Now it’s time to bring the best solutions to life (well, partially to life) in a prototype. Prototyping allows your team to explore how different solutions can actually solve the problems identified in the Define stage.
Because prototyping is relatively low-effort and low cost, it’s ideal to prototype multiple solutions to each problem. Your team can then test and rate each concept.
The most important thing to remember in the prototype stage is to put yourself in the shoes of the end-user. Can they onboard quickly and easily? Is your solution easy to navigate? Will first-time users understand what each icon means?
As you review each prototype, document the strengths and weaknesses of each, all in the context of the user experience. This information will help you continue to iterate and craft the ideal solution for your users.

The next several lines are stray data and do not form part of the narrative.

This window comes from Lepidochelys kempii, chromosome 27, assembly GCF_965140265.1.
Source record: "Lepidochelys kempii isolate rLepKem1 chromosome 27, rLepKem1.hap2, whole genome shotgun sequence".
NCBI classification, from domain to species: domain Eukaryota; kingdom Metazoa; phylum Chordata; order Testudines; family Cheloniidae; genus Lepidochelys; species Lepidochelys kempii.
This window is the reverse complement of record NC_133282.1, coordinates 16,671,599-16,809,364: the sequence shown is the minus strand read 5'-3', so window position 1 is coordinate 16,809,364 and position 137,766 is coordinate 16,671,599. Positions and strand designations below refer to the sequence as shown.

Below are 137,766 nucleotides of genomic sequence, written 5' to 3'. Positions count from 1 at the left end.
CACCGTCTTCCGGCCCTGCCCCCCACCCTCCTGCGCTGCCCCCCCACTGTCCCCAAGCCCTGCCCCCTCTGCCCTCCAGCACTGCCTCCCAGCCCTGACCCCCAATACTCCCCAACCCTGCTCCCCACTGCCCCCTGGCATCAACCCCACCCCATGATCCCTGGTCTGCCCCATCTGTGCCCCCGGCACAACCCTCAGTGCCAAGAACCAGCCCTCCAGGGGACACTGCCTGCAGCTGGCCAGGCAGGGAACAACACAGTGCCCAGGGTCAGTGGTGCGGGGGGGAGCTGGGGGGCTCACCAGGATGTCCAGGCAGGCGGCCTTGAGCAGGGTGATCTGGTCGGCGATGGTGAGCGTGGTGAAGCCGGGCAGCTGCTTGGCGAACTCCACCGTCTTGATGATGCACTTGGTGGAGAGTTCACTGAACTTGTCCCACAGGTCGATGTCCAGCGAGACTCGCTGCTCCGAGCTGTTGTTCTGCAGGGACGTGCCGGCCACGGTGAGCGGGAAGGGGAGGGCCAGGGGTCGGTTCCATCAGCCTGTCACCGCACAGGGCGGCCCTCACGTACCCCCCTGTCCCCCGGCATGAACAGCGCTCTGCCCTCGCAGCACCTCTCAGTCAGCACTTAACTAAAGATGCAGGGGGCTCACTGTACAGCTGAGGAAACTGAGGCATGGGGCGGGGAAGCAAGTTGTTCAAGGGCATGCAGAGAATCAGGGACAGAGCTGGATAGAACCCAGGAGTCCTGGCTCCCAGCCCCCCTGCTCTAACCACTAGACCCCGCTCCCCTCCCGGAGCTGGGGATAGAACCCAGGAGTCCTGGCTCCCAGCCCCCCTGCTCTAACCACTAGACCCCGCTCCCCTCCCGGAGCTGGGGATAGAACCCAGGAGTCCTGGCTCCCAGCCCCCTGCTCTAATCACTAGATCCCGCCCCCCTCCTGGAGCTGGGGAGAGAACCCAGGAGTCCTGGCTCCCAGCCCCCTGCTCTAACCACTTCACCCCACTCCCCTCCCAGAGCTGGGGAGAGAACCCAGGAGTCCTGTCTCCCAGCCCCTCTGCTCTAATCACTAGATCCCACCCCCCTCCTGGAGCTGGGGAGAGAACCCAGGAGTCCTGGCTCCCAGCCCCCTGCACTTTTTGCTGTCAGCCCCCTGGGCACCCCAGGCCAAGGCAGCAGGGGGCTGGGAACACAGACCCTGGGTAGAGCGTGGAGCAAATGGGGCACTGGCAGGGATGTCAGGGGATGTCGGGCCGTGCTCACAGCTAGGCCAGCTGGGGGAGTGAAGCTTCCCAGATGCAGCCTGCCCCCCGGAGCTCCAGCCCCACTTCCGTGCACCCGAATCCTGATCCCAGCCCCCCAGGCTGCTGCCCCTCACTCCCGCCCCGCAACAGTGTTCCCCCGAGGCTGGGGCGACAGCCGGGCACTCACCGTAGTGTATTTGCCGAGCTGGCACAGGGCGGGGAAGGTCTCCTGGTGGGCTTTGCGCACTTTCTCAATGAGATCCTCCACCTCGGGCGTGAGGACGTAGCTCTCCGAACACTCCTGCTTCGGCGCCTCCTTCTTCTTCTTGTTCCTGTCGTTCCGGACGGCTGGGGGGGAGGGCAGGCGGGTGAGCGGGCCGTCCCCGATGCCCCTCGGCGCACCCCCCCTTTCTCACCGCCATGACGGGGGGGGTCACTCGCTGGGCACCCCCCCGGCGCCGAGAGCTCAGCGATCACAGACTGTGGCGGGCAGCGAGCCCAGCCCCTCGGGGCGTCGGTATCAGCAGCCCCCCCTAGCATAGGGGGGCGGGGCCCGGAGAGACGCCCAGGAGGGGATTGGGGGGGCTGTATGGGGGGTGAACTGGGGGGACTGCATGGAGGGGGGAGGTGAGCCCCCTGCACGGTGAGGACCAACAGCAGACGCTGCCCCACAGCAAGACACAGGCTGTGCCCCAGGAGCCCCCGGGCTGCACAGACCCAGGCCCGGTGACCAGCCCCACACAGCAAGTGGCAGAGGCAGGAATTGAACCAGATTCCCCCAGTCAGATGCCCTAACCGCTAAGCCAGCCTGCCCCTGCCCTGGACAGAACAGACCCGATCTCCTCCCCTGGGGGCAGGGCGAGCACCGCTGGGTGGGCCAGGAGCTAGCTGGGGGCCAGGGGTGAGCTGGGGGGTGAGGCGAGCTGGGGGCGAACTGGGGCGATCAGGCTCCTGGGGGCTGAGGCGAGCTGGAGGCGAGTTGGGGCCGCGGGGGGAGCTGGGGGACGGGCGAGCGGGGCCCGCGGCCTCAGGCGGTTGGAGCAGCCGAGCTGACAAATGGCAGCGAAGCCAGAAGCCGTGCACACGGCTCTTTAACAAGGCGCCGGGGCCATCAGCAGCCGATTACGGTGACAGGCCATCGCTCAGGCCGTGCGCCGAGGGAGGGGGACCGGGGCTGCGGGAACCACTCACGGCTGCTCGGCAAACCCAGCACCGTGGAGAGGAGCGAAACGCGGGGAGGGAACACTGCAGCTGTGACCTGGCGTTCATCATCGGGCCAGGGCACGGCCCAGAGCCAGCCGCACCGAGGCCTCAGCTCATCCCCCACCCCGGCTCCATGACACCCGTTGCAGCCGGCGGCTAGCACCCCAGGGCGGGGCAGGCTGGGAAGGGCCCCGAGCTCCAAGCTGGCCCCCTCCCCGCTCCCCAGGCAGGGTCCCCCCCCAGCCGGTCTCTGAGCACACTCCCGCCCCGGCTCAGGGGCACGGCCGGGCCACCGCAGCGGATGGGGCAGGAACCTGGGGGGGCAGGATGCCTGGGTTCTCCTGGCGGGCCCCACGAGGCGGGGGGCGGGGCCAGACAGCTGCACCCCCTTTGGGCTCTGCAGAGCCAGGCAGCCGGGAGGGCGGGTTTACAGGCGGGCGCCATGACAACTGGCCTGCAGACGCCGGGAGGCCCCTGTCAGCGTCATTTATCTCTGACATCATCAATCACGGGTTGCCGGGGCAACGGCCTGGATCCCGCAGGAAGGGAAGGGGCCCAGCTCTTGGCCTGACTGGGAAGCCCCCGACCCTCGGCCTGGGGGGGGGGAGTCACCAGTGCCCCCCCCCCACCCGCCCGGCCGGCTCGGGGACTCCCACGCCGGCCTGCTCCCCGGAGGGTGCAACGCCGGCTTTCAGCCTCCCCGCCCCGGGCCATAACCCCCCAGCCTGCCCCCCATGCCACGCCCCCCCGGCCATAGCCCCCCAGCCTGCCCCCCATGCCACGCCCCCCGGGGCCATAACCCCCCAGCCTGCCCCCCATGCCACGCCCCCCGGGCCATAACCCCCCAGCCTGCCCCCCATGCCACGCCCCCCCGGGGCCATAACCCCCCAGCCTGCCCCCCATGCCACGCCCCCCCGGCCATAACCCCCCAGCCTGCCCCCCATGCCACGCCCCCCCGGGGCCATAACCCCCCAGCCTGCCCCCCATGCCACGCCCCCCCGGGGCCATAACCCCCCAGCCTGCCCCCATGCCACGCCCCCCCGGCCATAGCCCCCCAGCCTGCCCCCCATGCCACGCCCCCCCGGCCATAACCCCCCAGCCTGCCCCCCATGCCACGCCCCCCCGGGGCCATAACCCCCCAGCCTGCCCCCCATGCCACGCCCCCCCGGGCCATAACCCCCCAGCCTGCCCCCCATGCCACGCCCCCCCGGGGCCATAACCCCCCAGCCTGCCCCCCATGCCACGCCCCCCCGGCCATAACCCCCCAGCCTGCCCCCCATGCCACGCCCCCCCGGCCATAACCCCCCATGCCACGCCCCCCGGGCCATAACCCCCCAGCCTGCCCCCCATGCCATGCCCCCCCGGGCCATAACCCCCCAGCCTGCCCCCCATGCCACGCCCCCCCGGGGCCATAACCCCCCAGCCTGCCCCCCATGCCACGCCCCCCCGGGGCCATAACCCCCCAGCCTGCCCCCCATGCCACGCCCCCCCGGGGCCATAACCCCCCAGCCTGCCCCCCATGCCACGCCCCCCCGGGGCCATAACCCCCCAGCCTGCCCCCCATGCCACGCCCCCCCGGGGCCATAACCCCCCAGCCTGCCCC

Next, test your prototypes. This might be in the form of usability testing with your team, friends and family, early adopters, beta users, etc. Testing your hypotheses is key to ensuring people are using the product as intended and confirming that the experience is intuitive, engaging, and most importantly, solving the users’ actual problems.
Your testing results provide valuable information your product design and development team can use to improve your product.
Design thinking is an ongoing process.
Design thinking isn’t a one-and-done process. It’s an ongoing loop of brainstorming, testing new ideas, challenging those ideas, and refining solutions. It’s a tool you should leverage for everything from branding to website design and from MVP through to the rest of your product roadmap
Ultimately, it’s a way of thinking that puts the needs of your users front and center. It helps you deliver a solution that solves a real-life problem and makes your users’ lives easier.
To wrap up: Prioritize digital product design.
It’s challenging to strike the right balance between product development and product design, but there are tremendous benefits when you get it right. Your customers will have a better experience, be more satisfied, and be more likely to spread the word about how great your product is. And your business will be better for it.